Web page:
Doug Kass: Apple Looks Like Microsoft in 2004

Monday, 19 Mar 2012 | 6:22 PM ET

Apple bulls may not like this. Widely followed investor Doug Kass sees similarities between Apple and Microsoft in 2004.

Here’s the thought process.

“I viewed the Apple capital allocation as Microsoft redux – if you go back to July 2004 you can use Microsoft as a template for Apple,” says the Seabreeze president and CNBC Contributor.

BofA Rollover & Dividend Investing
Dissecting the day's major business news, with the Fast Money traders, including the top non-dividend paying companies with the biggest amount of cash on their books, with Colin Gillis, BGC Financial.

“It’s another a large cap tech company – admittedly not with the stellar growth prospects as Apple – but it too was flush with cash. And they did a $75 billion capital move – which is far greater than Apple’s – doubled the cash dividend, announced a $13 billion stock buy back."

You'd think that would drive shares higher over the next few weeks, right? Not so.

In 2004, Microsoft shot higher only to drop steadily for the next 2 weeks. “It gapped higher to $29.5 but then, two weeks later, it was back down to $27,” Kass explains. That's about an 8% decline.

If Kass is right, Apple could trade down to around $550 in a fortnight.

And Kass is putting his money, where his mouth is. “I shorted the stock around $605 and covered some at $583 – but I’m still short,” he says.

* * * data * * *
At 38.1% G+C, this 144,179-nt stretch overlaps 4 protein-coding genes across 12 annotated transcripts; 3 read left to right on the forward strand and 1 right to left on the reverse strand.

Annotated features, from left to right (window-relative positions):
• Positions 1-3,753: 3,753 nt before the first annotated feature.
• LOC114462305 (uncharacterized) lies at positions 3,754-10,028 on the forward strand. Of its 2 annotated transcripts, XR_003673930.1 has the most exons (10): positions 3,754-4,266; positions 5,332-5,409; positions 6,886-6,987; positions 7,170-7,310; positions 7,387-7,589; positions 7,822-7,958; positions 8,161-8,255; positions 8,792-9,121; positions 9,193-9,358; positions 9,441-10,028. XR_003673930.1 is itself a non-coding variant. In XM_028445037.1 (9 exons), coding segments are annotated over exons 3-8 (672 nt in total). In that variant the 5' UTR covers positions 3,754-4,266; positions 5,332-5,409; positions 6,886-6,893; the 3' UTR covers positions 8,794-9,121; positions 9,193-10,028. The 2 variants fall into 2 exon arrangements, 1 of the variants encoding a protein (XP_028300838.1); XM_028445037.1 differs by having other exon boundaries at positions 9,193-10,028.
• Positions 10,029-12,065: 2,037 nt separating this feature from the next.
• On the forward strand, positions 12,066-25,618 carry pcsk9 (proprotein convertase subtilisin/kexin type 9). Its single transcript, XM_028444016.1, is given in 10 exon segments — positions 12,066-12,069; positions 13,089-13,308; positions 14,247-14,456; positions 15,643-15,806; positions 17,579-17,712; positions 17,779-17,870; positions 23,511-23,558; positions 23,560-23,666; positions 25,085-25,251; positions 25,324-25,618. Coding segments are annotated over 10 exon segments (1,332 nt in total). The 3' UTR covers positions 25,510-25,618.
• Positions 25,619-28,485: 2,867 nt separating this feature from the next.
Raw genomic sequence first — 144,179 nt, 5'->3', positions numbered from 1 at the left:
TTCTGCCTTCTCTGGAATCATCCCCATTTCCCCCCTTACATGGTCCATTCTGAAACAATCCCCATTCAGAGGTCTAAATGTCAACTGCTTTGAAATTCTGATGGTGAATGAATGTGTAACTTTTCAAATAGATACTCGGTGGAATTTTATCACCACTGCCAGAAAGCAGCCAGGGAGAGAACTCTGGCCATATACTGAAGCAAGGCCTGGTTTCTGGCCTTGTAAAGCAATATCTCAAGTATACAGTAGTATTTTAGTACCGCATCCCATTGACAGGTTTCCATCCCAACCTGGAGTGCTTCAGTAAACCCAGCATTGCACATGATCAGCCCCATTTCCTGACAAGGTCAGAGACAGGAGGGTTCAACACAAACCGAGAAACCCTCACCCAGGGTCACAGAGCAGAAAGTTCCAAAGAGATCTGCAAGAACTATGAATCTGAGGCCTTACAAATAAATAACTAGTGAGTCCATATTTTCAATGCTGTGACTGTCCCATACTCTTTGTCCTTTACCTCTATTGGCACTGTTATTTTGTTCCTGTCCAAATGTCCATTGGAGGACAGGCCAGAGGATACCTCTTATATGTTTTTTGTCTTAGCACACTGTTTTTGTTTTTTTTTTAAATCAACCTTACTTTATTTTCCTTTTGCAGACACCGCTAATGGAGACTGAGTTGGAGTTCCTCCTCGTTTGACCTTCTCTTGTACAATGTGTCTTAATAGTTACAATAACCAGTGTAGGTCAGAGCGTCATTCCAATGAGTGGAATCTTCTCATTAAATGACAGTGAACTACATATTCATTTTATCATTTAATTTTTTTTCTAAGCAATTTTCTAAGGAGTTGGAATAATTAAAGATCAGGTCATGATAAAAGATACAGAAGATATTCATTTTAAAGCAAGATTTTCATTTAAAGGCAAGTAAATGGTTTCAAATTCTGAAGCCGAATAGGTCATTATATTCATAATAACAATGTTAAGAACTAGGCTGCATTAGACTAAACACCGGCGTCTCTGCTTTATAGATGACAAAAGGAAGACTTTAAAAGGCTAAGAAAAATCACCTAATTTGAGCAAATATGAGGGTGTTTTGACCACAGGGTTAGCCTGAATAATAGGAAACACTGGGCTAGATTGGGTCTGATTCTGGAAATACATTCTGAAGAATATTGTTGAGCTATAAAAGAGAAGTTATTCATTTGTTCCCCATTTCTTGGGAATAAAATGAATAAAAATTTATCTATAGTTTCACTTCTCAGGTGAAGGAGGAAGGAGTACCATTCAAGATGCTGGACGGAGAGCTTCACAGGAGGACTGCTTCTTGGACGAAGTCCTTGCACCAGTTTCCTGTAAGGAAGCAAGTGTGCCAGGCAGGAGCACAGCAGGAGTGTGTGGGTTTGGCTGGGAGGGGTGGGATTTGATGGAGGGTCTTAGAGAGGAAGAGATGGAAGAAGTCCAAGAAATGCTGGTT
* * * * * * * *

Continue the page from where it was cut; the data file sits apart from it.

* Kass is also president of Seabreeze Partners and a contributor to the Street.com, Jim Cramer’s Real Money Pro web site.


NEW SLIDESHOWTop Apple-Related Stocks for 2012Don't miss all these second derivative trades!


Read More:
> Doug Kass: Next S&P Move Likely 4-5% Lower

Got something to to say? Send us an e-mail at fastmoney-web@cnbc.com and your comment might be posted on the Rapid Recap. If you'd prefer to make a comment, but not have it published on our Web site, send those e-mails to fastmoney@cnbc.com.

Trader disclosure: On Mar 19, 2012, the following stocks and commodities mentioned or intended to be mentioned on CNBC’s "Fast Money" were owned by the "Fast Money" traders; Karen Finerman is long AAPL; Karen Finerman is long BAC; Karen Finerman is long JPM; Karen Finerman is long WMT; Karen Finerman is long TGT; Karen Finerman is long SPY; Karen Finerman is long IWM; Karen Finerman is long MDX; Karen Finerman is long FRO; Michael Murphy is long ANF; Michael Murphy is long JOYG; Michael Murphy is long SBUX; Michael Murphy is long PHM; Tim Seymour is long INTC, Tim Seymour is long CSCO, Tim Seymour is long YHOO; Tim Seymour is long CSCO; Tim Seymour is long YHOO; Guy Adami is long C; Guy Adami is long GS; Guy Adami is long INTC; Guy Adami is long AGU; Guy Adami is long MSFT; Guy Adami is long NUE; Guy Adami is long BTU

For Doug Kass
Doug Kass is short AAPL

For Colin Gillis
No Disclosures

CNBC.com with wires.

  Price   Change %Change


Contact Fast Money

  • Showtimes

    Halftime Report - Weekdays 12p ET
    Fast Money - Weekdays 5p ET
  • Melissa Lee is the host of CNBC's “Fast Money” and “Options Action.”

  • Scott Wapner is host of the "Fast Money Halftime Report," which airs weekdays from 12 p.m. to 1 p.m. ET.

  • Guy Adami is a contributor on CNBC's "Fast Money." He also is managing director of stockMONSTER.com.

  • Najarian, the "Pit Boss," is cofounder of optionMONSTER.com, a news site for options traders.

  • Finerman is president of Metropolitan Capital Advisors, Inc., a company she co-founded.

  • Founder of EmergingMoney.com

  • Chief Market Strategist for Virtus Investment Partners & CNBC Contributor

Halftime Report